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Kobo Brings the Critically Acclaimed New Yorker to Its Growing Magazine Store

Monday, April 27, 2015

Press release from the issuing company

Exclusive to Kobo, readers will receive a complimentary copy of The New Yorker Cartoons of the Year special issue with a paid annual subscription

Toronto, ON – For more than ninety years, The New Yorker has been offering a signature mix of reporting and commentary on politics and foreign affairs, popular culture and the arts, and business and technology, as well as humour, cartoons, and fiction. Kobo today announced that the award-winning magazine is now available at the Magazine Store* on Kobo.com, beginning with the April 27, 2015, issue.

Exclusive to Kobo – Complimentary Cartoons of the Year Issue  

The New Yorker is well known and loved for its cartoons, which have kept readers coming back to the magazine week after week; in fact, nearly 80,000 have been published in the magazine’s illustrious history. Exclusive to Kobo, and until May 10, customers in Canada, the US, and the UK who purchase an annual subscription will receive The New Yorker Cartoons of the Yearspecial issue for free.

“We are pleased and proud to be able to offer The New Yorker to our audience of passionate readers. Anyone who has books at the centre of their life owes a great deal to this iconic publication, where some of the great writers of our time first found an audience, and where many of what have become the seminal books of our age first took root,” said Michael Tamblyn, President and Chief Content Officer, Rakuten Kobo. “The addition of The New Yorker to our catalogue further expands the magazine’s reach on tablets and smartphones.”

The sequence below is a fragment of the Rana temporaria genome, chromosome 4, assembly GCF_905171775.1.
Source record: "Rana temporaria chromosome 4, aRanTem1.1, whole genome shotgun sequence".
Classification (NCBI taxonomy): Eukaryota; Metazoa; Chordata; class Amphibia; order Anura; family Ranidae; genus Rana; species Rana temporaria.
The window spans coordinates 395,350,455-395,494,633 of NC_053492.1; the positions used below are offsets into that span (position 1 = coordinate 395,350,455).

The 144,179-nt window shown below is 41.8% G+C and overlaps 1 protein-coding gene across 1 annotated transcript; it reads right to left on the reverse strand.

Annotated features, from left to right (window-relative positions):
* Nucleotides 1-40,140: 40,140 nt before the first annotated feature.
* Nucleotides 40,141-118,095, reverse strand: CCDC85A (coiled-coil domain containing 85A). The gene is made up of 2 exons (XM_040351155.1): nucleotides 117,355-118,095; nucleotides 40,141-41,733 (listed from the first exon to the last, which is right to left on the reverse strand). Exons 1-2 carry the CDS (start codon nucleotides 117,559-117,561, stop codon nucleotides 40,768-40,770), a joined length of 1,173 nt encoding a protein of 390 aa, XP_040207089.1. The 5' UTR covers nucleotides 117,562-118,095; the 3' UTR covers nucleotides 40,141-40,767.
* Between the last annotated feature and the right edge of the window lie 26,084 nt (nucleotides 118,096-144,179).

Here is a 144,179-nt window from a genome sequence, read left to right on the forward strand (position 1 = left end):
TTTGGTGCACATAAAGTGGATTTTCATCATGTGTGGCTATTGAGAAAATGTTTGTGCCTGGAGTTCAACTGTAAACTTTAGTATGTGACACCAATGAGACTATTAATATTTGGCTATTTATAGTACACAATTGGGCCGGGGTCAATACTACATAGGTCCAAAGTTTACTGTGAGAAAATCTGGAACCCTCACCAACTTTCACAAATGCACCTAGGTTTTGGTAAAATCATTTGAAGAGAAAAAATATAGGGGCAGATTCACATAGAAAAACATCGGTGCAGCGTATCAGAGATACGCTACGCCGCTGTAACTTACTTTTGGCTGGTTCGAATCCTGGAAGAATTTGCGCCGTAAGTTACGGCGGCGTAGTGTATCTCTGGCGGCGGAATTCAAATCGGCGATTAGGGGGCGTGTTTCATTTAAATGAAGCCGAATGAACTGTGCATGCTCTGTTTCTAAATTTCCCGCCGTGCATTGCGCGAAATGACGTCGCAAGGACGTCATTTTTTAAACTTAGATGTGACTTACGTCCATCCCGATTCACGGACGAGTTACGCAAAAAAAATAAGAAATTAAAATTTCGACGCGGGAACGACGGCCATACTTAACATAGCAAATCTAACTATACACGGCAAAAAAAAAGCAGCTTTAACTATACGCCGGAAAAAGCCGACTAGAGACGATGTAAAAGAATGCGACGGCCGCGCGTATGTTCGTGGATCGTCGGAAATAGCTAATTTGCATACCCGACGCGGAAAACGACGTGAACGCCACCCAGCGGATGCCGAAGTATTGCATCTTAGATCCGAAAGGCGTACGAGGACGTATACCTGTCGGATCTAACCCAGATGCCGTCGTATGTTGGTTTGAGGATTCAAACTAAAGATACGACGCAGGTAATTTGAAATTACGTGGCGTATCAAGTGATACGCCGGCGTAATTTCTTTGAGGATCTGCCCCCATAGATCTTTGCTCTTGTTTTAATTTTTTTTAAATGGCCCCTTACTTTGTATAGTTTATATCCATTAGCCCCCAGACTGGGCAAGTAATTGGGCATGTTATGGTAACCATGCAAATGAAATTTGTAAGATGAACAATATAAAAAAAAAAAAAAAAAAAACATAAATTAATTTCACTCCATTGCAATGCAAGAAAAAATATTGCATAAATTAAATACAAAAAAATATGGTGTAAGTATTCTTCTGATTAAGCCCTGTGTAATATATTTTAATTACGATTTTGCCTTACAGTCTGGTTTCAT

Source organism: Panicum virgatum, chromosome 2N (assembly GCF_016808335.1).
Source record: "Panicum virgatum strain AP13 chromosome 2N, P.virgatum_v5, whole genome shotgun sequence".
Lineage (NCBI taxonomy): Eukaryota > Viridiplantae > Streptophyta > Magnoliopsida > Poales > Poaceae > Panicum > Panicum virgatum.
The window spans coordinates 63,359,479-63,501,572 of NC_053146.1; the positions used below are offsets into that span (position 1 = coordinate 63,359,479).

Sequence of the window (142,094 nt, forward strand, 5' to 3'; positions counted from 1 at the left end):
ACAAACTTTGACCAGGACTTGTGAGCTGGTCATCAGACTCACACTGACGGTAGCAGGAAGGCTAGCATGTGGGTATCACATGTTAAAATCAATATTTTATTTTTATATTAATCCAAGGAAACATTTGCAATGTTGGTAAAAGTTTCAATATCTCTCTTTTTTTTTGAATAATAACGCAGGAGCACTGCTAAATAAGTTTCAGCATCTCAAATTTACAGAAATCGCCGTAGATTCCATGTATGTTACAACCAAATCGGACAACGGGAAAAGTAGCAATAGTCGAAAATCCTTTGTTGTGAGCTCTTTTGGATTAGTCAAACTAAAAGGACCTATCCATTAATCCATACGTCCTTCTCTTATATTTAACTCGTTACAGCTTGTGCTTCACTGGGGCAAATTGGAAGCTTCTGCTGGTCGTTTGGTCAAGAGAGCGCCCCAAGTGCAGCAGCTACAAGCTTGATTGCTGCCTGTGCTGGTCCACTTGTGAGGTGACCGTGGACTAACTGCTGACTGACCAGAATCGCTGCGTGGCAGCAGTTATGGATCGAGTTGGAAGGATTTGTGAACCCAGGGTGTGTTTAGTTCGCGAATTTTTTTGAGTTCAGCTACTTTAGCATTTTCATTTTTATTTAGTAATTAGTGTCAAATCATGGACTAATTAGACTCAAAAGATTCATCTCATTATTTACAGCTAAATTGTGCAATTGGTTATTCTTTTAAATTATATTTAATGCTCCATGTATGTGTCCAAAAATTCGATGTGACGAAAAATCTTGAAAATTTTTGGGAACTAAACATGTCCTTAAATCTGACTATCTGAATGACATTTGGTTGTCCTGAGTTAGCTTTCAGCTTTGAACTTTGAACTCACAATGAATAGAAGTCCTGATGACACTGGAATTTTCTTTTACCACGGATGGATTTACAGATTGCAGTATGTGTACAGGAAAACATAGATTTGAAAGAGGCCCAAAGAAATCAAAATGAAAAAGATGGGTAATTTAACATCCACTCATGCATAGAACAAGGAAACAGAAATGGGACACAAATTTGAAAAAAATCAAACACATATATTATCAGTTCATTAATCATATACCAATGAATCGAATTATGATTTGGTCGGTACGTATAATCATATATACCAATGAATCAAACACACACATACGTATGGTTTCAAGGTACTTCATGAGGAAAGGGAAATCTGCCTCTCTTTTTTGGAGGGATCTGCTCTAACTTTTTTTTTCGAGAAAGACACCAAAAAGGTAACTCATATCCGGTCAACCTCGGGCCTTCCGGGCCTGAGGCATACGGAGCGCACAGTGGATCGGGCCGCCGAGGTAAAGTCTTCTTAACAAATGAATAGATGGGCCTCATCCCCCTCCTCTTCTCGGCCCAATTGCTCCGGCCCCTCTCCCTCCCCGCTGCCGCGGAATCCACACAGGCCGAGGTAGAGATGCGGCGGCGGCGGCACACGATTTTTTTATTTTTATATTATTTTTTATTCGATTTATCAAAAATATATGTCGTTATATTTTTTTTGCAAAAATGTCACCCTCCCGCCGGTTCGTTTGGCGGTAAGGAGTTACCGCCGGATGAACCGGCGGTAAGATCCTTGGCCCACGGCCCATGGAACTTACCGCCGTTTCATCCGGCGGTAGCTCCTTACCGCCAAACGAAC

Readers can enjoy all The New Yorker has to offer with a 47-issue annual subscription, which means an issue for less than the cost of a daily cup of coffee, and also have the option of purchasing single issues of the weekly magazine. Those looking for a taste of The New Yorkercan take advantage of a 14-day free trial.

About the April 27, 2015, Issue of The New Yorker

In “Where Are the Children?” Sarah Stillman investigates the lucrative migrant-extortion industry in the border regions of the United States and Mexico; in “The Man Who Broke the Music Business,” Stephen Witt tells the inside story of how Bennie Lydell Glover, a worker at a CD-manufacturing plant, played a leading role in the rise of music piracy, becoming the world’s leading leaker of pre-release music; in “A Cave with a View,” D.T. Max travels to southern Italy to explore the ancient town of Matera, which, long regarded as an embarrassment, has now become a tourist destination; in “The Catastrophe,” Oliver Sacks explores whether the actor and writer Spalding Gray’s brain injury from a car accident played a role in his catastrophic decline and, later, his suicide; Steve Coll examines the role of Congress in President Obama’s foreign-policy deals with Cuba and Iran, and considers how the divisive politics threaten to fragment American power and undermine the Constitution; and Charles McGrath reads Thomas Kunkel’s new biography of the New Yorker staff writer Joseph Mitchell.


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